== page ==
Origin and Production. This oil is distilled in north eastern Russia from the needles and young twigs of Abies sibirica, Ledeb. (Abies Pichta, [Fisch.] Forb.; Ger. sibirische Edeltanne). The principal center of production is in the government Wjatka, whereas Siberia, on account of the high transportation charges, supplies but small amounts. The distillation is conducted during summer and fall. The amount produced is considerable and exceeds by far the total of all other fir needle oils.

Strictly speaking the designation Siberian fir needle oil is incorrect since the Siberian fir, Picea obovata, Ledeb. does not yield this oil. Hence this is one of the numerous instances in which the commercial designation of a coniferous oil is a contradiction to its botanical source.

Properties. d15o 0,905 to 0,925; aD - 37 to - 43°; nD20o1,470 to 1,472; ester content (bornyl acetate) 29 to 40 p. c; A.V. up to 2,5; soluble in 10 to 14 vol. of 80 p. c. alcohol, mostly with slight turbidity, and in 0,5 to 1 vol. of 90 p. c. alcohol; in rare instances the solution is opalescent.

1) Apparently derivatives of this hydrocarbon have not been prepared. Neither did Umney succeed in preparing sylvestrene dihydrochloride.

Composition. In the lowest fraction boiling below 145° a hydrocarbon C9H14 (3 to 4 p. c.) is contained which O. Aschan1) recognized as santene. It possessed the following constants: b. p. 140°; d15o 0,8698; nD19.2o 1,46960; optically inactive. The nitrosochloride melted at 109 to 111°, the nitrosite at 124 to 125°.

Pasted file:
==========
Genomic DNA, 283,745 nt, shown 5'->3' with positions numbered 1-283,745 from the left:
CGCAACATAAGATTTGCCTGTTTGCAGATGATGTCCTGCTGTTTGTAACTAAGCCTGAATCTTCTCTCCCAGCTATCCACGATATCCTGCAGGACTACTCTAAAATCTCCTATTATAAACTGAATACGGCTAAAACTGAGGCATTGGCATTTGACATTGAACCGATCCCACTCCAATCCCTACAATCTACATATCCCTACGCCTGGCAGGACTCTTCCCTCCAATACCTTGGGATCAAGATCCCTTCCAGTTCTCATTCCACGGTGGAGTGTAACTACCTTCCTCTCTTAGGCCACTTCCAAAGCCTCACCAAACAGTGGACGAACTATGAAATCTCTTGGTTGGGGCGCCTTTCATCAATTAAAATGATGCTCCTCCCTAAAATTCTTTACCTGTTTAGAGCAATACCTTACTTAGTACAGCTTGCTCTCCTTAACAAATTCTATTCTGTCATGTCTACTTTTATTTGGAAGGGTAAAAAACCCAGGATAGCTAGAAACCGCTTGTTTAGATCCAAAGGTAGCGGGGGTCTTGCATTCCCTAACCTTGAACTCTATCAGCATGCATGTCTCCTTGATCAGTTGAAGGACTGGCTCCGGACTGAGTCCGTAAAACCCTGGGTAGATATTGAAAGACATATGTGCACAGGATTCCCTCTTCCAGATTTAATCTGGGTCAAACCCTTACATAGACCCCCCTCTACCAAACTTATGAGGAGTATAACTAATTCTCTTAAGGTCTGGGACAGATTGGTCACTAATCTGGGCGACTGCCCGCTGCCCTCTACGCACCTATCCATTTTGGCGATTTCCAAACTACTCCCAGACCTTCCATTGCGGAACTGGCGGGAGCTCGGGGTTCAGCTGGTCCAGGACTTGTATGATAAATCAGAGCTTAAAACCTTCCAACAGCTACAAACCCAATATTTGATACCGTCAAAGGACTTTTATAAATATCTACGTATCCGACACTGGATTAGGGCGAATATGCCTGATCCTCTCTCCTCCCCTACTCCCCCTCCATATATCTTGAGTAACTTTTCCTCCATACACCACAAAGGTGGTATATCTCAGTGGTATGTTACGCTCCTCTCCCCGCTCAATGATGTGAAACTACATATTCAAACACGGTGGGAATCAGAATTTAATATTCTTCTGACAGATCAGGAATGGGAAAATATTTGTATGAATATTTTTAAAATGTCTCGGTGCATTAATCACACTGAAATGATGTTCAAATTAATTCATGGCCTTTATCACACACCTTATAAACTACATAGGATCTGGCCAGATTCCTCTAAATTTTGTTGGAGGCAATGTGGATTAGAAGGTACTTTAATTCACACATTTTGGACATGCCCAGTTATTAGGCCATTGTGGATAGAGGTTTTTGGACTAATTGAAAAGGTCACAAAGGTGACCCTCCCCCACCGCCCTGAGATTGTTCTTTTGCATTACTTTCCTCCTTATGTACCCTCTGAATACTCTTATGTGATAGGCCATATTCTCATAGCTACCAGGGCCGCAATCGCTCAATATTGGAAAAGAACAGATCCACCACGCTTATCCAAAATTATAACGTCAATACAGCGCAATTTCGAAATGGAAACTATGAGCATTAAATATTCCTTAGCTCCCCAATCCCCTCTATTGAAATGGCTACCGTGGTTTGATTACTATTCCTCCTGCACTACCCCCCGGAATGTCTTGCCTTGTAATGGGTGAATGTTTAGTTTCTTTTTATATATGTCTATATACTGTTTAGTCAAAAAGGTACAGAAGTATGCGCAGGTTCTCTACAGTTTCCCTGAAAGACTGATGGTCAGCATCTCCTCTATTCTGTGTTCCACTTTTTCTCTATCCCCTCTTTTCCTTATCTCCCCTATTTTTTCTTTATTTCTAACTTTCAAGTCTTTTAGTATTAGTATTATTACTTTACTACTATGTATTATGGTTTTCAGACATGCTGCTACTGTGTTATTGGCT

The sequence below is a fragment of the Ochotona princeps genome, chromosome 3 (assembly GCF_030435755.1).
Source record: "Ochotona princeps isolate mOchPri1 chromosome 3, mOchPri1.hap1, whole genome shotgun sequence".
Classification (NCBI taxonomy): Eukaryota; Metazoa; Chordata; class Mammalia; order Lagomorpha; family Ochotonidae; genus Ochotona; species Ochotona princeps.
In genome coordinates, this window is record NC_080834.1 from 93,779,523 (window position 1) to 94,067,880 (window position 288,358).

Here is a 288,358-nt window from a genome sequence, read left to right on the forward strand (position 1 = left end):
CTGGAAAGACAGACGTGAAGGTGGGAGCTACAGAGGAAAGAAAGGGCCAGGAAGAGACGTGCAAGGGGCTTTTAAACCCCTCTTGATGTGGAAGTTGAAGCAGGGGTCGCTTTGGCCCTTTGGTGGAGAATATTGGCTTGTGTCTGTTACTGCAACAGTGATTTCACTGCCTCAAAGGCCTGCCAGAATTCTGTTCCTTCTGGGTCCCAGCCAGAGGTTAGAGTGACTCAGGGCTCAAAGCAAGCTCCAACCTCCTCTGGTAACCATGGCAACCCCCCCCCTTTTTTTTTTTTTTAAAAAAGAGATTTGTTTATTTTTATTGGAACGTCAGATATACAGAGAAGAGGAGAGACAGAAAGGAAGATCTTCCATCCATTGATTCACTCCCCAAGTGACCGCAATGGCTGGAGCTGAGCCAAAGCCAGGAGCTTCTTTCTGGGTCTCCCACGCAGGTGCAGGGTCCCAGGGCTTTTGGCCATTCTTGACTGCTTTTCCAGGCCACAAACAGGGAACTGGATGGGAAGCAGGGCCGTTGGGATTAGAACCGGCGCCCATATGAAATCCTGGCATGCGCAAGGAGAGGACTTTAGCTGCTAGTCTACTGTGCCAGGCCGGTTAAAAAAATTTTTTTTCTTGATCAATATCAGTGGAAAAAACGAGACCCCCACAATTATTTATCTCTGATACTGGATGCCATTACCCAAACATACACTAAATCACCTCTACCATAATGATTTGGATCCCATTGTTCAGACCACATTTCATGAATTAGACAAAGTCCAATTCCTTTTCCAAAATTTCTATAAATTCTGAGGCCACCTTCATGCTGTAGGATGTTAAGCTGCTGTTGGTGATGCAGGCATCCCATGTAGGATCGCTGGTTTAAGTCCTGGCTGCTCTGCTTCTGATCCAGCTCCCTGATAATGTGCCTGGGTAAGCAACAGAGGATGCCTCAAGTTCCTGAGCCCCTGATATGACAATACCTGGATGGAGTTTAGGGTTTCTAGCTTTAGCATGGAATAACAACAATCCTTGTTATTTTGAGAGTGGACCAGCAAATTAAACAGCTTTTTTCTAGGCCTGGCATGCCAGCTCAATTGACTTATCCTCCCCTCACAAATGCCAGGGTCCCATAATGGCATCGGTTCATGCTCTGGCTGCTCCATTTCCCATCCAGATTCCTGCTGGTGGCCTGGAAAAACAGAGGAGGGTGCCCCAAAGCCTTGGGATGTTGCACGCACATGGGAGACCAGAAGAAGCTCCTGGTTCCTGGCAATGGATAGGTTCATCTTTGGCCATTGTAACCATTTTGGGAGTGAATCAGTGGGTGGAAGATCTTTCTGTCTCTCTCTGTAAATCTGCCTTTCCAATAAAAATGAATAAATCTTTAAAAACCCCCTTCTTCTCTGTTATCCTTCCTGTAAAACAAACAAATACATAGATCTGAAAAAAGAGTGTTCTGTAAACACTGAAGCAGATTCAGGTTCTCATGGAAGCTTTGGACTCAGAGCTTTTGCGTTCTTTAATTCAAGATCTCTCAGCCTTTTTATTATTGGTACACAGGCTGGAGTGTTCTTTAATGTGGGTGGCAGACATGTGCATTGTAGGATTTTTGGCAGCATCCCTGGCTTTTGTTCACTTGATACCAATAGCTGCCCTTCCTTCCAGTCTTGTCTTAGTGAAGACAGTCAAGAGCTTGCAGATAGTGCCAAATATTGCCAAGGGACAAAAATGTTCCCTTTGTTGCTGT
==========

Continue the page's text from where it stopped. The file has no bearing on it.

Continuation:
Like most of the coniferous needle oils, Siberian fir needle oil contains pinene, viz. /-a-pinene2) (m. p. of nitrolbenzylamine 122 to 123°) as well as B-pinene3).

It also contains about 10 p. c. of /-camphene which can be obtained in solid form by fractionation. As to its melting point, the opinion of the several observers vary. P. Golubew, who first isolated camphene from this oil, observed the melting point at 30°)4), later at 40 to 41°5) and at 50°6). J. Schindelmeiser7) observed it at 40°, and O. Wallach8) at 39° for the purified hydrocarbon. As a result of a detailed study, he arrived at the conclusion that the artificial and natural camphene represent two physically isomeric modifications.

The presence of a-phellandrene (m. p. of nitrite 106 to 107°) and of dipentene (m. p. of dibromhydrate 64°, of dichlorhydrate 49°; tetrabromide) was demonstrated by Schindelmeiser"). Both terpenes constitute together about 5,4 p. c. of the oil.

About 30 to 40 p. c. of the oil consists of /-bornylacetate10). In addition there is present the acetic acid ester of another terpene alcohol, probably of terpineol2).

From the highest boiling fraction O. Wallach and E. Grosse 11) isolated a sesquiterpene, the trichlorhydrate of which melted at 79 to 80°. It is identical with bisabolene. (See vol. I, p. 328).

1) Berl. Berichte 40 (1907), 4918.

2) Report of Schimmel & Co., October 1896, 72.

3) E. Gildemeister and H. Kohler, Wallach-Festschrift, Gottingen 1909, p. 418.

4) Journ. russ. phys. chem. Ges. 20 (1888), 477; Chem. Zentralbl. 1903, 1.835. 5) Chem. Zentralbl. 1905, 1. 95.

6) Ibidem 1910, I. 30. Comp. also Chem. Ztg. 32 (1908), 922.

7) Chem. Zentralbl. 1903, I. 835.

8) Nachr. K. Ges. Wiss. Gottingen 1907, Session of July 20. 9) Apotheker Ztg. 19 (1904), 815. - Chem. Ztg. 31 (1907), 759. 10) Hirschsohn, Pharm. Ztschr. f. Russland 30 (1892), 593; Chem. Zentralbl. 1892, II. 793.

11) Liebig's Annalen 368 (1909), 19.